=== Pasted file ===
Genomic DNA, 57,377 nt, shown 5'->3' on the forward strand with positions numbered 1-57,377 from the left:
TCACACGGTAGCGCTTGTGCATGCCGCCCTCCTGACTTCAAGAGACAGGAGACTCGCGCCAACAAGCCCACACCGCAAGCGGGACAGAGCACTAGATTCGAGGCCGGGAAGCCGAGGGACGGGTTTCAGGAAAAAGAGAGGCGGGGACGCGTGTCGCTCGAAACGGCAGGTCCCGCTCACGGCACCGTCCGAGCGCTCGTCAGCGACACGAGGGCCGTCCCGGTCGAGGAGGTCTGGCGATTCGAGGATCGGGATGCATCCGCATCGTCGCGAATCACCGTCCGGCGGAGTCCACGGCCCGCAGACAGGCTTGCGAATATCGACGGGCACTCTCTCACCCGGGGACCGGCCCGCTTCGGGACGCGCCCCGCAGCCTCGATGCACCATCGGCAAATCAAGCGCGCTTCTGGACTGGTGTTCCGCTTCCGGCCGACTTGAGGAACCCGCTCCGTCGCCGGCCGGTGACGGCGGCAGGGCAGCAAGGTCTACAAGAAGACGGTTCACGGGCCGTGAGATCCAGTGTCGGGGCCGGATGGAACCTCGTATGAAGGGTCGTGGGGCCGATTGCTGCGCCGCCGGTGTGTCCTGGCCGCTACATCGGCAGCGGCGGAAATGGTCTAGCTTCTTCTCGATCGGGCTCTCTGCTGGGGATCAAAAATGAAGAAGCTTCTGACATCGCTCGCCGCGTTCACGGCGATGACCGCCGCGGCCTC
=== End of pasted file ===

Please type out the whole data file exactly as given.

Genomic DNA, 57,377 nt, shown 5'->3' on the forward strand with positions numbered 1-57,377 from the left:
TCACACGGTAGCGCTTGTGCATGCCGCCCTCCTGACTTCAAGAGACAGGAGACTCGCGCCAACAAGCCCACACCGCAAGCGGGACAGAGCACTAGATTCGAGGCCGGGAAGCCGAGGGACGGGTTTCAGGAAAAAGAGAGGCGGGGACGCGTGTCGCTCGAAACGGCAGGTCCCGCTCACGGCACCGTCCGAGCGCTCGTCAGCGACACGAGGGCCGTCCCGGTCGAGGAGGTCTGGCGATTCGAGGATCGGGATGCATCCGCATCGTCGCGAATCACCGTCCGGCGGAGTCCACGGCCCGCAGACAGGCTTGCGAATATCGACGGGCACTCTCTCACCCGGGGACCGGCCCGCTTCGGGACGCGCCCCGCAGCCTCGATGCACCATCGGCAAATCAAGCGCGCTTCTGGACTGGTGTTCCGCTTCCGGCCGACTTGAGGAACCCGCTCCGTCGCCGGCCGGTGACGGCGGCAGGGCAGCAAGGTCTACAAGAAGACGGTTCACGGGCCGTGAGATCCAGTGTCGGGGCCGGATGGAACCTCGTATGAAGGGTCGTGGGGCCGATTGCTGCGCCGCCGGTGTGTCCTGGCCGCTACATCGGCAGCGGCGGAAATGGTCTAGCTTCTTCTCGATCGGGCTCTCTGCTGGGGATCAAAAATGAAGAAGCTTCTGACATCGCTCGCCGCGTTCACGGCGATGACCGCCGCGGCCTC